Today, a comprehensive email security strategy needs to do more more than just secure an organization’s own email platform and users. Why? Because more and more often, bad actors are gaining access to the email accounts of trusted senders (suppliers, customers, and other third-parties) to breach a target company.
This is called account takeover (ATO) and one in seven organizations have experienced this kind of attack.
And, since legitimate business email accounts are used to carry out these attacks, it is one of the most difficult impersonation attacks to detect, making most organizations vulnerable to ATO.
But, not Tessian customers. Tessian Defender can now detect and prevent ATO.
How does Tessian Defender detect ATO?
Unlike Secure Email Gateways (SEGs) – which rely almost exclusively on domain authentication and payload inspection – Tessian Defender uses machine learning (ML), anomaly detection, behavioral analysis, and natural language processing (NLP) to detect a variety of ATO signals:
- Unusual sender characteristics: This includes anomalous geophysical locations, IP addresses, email clients, and reply-to addresses
- Anomalous email sending patterns: Based on historical email analysis, Tessian can identity unusual recipients, unusual send times, and emails sent to an unusual number of recipients
- Malicious payloads: Tessian uses URL match patterns to spot suspicious URLs and ML to identify red flags indicative of suspicious attachments
- Deep content inspection: Looking at the email content – for example, language that conveys suspicious intent – Tessian can detect zero-payload attacks, too
This image shows how Tessian Defender analyzes the content and metadata of an email to detect ATO.
Importantly, Tessian’s ML algorithm gets smarter as it continuously analyzes email communications across its global network. This way, it can build profiles of organizations (and their employees) to understand what “normal” email communications look like at a granular level.
This allows Tessian Defender to catch even the most subtle ATO attacks.
Once it detects a threat, Tessian alerts employees and admins that an email might be unsafe. The warnings are written in easy-to-understand language and explain why an email has been flagged, which prevents the users from responding to the email or clicking on malicious links or attachments. These warnings also act as in-the-moment training and help improve email behavior over time.
Administrators get real-time alerts of ATO and can track events in the Human Layer Security Intelligence portal.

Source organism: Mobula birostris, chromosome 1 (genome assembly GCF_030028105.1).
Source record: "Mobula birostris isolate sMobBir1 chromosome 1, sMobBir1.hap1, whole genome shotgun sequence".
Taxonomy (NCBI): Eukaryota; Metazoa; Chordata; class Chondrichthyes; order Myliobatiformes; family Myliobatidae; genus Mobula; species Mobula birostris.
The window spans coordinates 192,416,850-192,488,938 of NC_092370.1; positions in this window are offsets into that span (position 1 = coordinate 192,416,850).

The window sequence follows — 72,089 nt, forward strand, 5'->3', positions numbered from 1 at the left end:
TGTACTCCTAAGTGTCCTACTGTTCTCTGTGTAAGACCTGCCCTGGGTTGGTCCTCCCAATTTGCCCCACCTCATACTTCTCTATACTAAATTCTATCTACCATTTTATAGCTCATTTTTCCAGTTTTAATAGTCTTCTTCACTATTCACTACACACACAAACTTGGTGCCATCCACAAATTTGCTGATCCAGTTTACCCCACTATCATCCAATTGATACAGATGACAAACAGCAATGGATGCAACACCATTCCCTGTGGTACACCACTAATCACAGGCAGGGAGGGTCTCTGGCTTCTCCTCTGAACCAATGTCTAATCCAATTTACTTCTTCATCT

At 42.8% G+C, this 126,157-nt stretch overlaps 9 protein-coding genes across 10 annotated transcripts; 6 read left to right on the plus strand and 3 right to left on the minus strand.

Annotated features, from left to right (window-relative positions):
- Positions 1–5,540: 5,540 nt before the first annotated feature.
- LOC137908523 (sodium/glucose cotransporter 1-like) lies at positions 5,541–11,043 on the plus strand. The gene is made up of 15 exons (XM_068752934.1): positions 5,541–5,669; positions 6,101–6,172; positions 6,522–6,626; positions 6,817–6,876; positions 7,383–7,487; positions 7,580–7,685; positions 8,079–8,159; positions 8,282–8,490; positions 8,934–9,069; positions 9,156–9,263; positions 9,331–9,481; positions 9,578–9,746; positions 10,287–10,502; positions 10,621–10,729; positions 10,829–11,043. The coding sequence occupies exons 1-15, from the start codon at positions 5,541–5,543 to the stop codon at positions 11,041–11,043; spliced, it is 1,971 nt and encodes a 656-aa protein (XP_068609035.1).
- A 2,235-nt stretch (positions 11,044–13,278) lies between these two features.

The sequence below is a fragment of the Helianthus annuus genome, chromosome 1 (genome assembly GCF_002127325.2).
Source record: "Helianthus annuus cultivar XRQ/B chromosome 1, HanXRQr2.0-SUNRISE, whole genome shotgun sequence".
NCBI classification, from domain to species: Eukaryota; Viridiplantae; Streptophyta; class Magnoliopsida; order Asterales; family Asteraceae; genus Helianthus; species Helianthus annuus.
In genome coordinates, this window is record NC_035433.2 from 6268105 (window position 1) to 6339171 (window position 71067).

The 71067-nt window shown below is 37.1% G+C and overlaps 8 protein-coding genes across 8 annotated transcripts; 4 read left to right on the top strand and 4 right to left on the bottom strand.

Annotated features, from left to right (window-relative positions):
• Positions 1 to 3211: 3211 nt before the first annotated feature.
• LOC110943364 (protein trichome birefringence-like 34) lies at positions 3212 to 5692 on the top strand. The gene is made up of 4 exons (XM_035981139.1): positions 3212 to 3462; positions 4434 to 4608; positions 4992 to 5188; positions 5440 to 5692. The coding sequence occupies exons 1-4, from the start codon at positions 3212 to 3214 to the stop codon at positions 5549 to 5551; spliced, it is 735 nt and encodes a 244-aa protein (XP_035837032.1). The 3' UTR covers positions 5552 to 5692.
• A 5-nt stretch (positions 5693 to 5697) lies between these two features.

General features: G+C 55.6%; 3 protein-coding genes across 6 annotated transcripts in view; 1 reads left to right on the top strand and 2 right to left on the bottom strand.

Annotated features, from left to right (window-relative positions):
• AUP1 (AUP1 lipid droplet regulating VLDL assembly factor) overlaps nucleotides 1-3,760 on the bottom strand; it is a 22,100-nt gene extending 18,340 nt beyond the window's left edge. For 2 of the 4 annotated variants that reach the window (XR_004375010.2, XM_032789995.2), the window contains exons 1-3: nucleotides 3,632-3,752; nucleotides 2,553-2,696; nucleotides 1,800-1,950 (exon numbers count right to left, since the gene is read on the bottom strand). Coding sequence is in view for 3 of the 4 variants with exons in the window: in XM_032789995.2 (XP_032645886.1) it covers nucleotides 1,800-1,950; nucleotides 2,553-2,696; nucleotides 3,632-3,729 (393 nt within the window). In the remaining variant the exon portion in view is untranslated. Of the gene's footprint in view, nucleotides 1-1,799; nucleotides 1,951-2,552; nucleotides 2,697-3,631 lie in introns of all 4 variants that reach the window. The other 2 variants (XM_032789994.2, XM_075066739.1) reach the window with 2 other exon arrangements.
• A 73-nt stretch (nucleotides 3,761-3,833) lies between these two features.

You can learn more about how Tessian detects and prevents ATO here.
Keep reading to see an admin’s view of the portal and what a warning looks like for employees.
What are the benefits of Tessian ATO threat protection?
The consequences of ATO are far-reaching.
Attackers could gain access to credentials, employee data, and computer data. They could initiate fraudulent wire transfers, conduct bank fraud, and sell data. That means organizations could suffer significant financial loss, reputational damage, and lose customers (and their trust). And this doesn’t even account for lost productivity, data loss, or regulatory fines.
Between 2013 and 2015, Facebook and Google were scammed out of $121 million after a hacker impersonated a trusted vendor. And that’s just one example.
Tessian’s ATO threat protection minimizes these risks by preventing successful attacks.
But, detecting and preventing threats is just one of the benefits of Tessian.
For security teams
In the portal, admins can see exactly why an email has been flagged as suspicious, view the content of the email, and access remediation tools.
- Detection is automated, which means it’s not just effective, but also effortless for security teams
- Real-time alerts of ATO events and robust tools (like single-click quarantine) allow for rapid investigation and remediation directly in the portal
- Tessian’s API can be integrated with SIEMs like Splunk and Rapid7, allowing security analysts and SOC teams to analyze Tessian data alongside insights from other solutions
- In-the-moment warnings reinforce security awareness training and help nudge employees towards safer email behavior
For the C-suite
Tessian dashboards show - at a glance - how many threats have been detected, how users are interacting with warnings, and how your organization's security posture compares to industry benchmarks.
- ATO protection doesn’t just keep your organization safe and compliant (and help you avoid reputational damage or financial loss). It’s a competitive differentiator and can help build trust with existing customers, clients, and your supply chain.
- Multi-layer threat insights, visualized data, and industry benchmarks help CISOs understand their organization’s security posture compared to their industry peers
- Automated reports make it easy to communicate success to the board and other key stakeholders
Tessian's warnings are written in clear, easy-to-understand language to help emplyoee's understand why an email has been flagged. In this case, it's because the email has been sent from an unusual server.
- Contextual warnings are helpful – not annoying – and act as in-the-moment training. This helps employees improve their security reflexes over time for safer email behavior.
- Flag rates are low (and false positives are rare) which means employees can do the job they were hired to do, without security getting in the way
Learn more about Tessian
Interested in learning more about Tessian Defender and ATO Protection? Current Tessian customers can get in touch with their Customer Success Manager.
Not yet a Tessian customer? Learn more about our technology, explore our customer stories, or book a demo now.